September 2011

In the Clear: Designer Kevin Byrne makes the most
of a compact space in a Richard Meier glass tower

ELLE DECOR: This apartment is so pristine. Is it your primary residence?

KEVIN BYRNE: No. It’s a pied-à-terre. My partner and I also have a place in Florida and another out on Long Island, in Sag Harbor. This Manhattan apartment is an easy commute to Berkeley College in Paramus, New Jersey, where I teach.

ED: What made you choose this particular building?
KB: It’s a fabulous space. I have a passion for architecture, and there just aren’t that many architecturally significant residential buildings in Manhattan. We also find that our aesthetic is similar to that of Richard Meier, and we knew he was very much involved in this building and took a great deal of pride in it, so we were confident it would be well built.

ED: How big is the apartment?


KB: It’s 703 square feet, more than half of which is the main room. And it’s not the smallest place we looked at. When we first saw it, in 2008, the apartment was really just a big bedroom. But it also has floor-to-ceiling windows, great views of the Hudson River, and 11-foot-high ceilings. The architecture is subtle, but it’s masterful and elegant, with intelligent touches such as the small soffit—to which I added lights—that runs around the perimeter of the ceiling.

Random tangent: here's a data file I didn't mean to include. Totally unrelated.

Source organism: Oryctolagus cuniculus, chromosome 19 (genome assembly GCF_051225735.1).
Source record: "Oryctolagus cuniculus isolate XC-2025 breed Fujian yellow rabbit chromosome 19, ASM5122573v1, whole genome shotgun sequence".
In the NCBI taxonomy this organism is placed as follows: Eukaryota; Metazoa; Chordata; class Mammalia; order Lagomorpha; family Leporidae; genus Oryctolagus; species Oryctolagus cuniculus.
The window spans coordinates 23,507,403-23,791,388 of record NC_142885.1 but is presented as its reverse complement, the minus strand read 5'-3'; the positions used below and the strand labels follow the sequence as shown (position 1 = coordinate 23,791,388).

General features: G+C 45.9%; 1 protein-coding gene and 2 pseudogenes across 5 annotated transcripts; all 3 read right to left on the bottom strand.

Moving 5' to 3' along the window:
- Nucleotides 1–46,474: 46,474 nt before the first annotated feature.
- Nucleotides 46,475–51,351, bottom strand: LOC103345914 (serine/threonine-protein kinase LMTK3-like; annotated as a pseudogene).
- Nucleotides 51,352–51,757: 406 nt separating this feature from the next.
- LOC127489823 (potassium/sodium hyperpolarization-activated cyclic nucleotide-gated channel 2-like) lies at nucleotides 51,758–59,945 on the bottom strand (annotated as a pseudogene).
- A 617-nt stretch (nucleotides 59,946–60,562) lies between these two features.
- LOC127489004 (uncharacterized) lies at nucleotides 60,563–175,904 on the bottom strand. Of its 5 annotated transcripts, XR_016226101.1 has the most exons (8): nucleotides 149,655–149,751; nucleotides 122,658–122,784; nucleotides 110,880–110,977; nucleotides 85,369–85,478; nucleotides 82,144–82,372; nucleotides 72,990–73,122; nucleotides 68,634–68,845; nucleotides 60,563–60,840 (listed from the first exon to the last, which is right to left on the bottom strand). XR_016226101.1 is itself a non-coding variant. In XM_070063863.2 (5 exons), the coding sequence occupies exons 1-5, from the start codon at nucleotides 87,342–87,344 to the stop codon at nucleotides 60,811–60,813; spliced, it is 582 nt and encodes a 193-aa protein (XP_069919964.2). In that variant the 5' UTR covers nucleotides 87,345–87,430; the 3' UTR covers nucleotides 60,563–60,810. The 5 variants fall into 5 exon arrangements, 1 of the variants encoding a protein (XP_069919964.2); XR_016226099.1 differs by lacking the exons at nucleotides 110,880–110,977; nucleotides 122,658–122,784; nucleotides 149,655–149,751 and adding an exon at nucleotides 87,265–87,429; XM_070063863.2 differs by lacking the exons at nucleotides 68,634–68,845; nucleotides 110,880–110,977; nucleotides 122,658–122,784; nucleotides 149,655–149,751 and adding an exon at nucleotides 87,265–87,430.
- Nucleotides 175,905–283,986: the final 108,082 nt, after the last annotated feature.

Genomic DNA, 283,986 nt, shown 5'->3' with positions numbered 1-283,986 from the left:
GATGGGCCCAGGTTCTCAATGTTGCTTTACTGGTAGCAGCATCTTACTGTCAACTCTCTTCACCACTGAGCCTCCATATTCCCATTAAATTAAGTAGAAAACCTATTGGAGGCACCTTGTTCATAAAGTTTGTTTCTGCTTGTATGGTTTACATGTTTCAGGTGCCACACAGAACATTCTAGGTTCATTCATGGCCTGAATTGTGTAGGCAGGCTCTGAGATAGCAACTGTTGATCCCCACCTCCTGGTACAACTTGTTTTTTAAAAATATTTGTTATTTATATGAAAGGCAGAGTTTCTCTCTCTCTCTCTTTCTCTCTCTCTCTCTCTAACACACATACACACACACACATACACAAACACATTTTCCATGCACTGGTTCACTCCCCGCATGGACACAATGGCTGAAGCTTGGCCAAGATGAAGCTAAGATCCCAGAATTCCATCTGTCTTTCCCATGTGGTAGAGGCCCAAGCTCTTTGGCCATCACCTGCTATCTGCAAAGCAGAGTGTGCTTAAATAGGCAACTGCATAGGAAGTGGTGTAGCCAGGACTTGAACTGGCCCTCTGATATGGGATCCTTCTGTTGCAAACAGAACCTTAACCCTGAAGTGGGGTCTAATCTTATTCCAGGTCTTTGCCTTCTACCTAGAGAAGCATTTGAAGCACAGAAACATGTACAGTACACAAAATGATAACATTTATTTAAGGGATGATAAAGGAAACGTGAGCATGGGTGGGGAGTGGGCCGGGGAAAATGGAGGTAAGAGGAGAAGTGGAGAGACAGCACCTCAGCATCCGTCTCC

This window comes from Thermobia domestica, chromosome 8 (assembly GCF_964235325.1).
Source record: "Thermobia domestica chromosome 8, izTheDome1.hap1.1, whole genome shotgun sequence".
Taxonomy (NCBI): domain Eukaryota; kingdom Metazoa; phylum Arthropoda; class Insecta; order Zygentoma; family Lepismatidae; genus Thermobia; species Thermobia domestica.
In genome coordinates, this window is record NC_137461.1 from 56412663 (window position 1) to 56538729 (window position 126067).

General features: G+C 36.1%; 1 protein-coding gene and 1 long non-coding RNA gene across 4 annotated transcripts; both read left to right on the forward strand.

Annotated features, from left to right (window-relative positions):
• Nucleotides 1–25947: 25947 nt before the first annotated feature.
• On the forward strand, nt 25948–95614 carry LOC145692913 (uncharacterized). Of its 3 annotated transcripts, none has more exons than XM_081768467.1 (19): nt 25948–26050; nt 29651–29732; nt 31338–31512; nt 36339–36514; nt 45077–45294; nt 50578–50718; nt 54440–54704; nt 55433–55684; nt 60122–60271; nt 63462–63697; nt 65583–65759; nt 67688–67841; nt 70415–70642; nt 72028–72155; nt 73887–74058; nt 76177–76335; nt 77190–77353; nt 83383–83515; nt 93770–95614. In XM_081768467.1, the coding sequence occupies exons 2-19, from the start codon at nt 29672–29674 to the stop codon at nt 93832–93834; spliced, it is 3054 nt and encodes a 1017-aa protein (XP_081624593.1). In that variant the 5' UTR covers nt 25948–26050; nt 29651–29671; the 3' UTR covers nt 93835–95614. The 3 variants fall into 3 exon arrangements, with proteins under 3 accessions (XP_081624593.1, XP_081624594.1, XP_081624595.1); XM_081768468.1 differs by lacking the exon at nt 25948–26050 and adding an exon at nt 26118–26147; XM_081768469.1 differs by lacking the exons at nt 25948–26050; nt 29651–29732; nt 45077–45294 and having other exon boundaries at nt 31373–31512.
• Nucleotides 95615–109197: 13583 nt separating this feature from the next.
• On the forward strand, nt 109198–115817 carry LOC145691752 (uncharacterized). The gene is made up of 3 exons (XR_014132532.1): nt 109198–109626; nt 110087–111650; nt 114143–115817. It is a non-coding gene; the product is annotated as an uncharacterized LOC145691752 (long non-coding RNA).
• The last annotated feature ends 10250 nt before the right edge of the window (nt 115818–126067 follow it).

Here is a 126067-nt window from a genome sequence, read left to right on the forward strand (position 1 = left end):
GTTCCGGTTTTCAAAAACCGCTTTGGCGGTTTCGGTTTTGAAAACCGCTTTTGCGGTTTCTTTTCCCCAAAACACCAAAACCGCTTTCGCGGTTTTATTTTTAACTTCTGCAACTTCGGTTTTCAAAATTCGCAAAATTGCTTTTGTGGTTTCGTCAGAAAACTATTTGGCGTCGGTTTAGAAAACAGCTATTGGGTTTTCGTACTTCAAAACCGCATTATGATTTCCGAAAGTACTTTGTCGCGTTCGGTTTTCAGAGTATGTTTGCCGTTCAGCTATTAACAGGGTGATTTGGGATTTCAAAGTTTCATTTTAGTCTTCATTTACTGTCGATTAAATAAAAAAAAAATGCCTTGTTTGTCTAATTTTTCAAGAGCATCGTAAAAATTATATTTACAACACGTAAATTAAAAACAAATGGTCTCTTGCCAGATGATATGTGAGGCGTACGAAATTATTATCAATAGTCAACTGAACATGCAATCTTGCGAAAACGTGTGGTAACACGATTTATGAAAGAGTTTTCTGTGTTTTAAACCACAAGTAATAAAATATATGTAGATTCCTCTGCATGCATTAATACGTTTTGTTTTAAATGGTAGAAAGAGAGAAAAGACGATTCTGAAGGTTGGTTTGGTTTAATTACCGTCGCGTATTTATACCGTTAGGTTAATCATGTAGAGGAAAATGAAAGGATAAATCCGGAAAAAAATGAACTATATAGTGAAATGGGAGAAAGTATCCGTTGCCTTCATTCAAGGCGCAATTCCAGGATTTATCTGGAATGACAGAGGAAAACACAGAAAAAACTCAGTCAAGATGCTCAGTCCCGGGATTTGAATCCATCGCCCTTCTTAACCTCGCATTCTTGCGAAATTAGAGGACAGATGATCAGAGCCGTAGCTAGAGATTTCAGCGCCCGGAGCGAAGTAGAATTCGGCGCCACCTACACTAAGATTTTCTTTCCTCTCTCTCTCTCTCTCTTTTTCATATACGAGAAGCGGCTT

ED: How finished was the space when you purchased it?
KB: It was finished to Richard Meier’s specifications, right down to the hardware, almost exactly the way you see it now. The cabinets were matte lacquered; the countertops in the kitchen and bathroom are all Corian, and the floor is stained wenge wood. We added the ripple-fold sheers (solar shades came with the unit).

ED: What were your major innovations?
KB: I added a small wall to create the sense of a foyer and to separate the main living area from the front door, and I created a pass-through that opens up the kitchen to the living area. The biggest change was the storage wall with the Murphy bed in it. I matched the cabinetry to the wall color. The detailing echoes that of the kitchen cabinets.

ED: Why a Murphy bed?
KB: I’ve always thought they were kind of fun, and they are very efficient—especially in a small space. If we were just using the apartment for sleeping, a regular bed might be fine, but I like to cook, and I don’t like the idea of entertaining guests in the middle of my bedroom. When the bed is up, people just assume there’s a bedroom down the hall somewhere. I also find the bed to be very comfortable.